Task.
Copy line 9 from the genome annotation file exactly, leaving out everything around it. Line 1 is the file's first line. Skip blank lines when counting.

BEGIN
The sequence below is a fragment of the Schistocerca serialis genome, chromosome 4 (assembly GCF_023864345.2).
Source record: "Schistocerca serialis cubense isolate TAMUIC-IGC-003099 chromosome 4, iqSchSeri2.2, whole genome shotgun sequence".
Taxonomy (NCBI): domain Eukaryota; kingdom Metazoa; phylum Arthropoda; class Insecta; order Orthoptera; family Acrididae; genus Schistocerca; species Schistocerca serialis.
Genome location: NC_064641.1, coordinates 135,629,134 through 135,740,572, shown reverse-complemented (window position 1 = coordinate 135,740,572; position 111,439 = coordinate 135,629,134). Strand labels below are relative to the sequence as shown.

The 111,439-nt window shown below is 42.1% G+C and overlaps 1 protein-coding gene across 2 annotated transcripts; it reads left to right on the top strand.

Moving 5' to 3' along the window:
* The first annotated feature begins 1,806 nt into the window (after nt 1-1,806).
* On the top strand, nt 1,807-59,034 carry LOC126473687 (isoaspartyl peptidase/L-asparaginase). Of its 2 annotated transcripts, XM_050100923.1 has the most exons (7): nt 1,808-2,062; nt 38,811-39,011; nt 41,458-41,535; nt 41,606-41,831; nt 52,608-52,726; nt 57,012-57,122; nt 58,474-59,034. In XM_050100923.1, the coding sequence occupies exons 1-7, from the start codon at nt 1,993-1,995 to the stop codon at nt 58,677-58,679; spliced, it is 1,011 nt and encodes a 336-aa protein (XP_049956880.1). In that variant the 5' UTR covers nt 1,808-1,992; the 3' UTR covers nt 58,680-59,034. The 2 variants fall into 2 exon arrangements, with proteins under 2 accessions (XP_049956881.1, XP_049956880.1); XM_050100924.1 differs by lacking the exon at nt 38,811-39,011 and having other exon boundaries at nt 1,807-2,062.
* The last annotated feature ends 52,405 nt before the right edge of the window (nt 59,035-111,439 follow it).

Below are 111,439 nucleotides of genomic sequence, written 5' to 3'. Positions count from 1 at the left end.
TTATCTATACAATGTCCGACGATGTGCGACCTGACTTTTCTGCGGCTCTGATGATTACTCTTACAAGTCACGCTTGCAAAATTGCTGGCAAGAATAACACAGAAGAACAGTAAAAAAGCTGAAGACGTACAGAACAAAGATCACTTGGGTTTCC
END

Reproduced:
* The last annotated feature ends 52,405 nt before the right edge of the window (nt 59,035-111,439 follow it).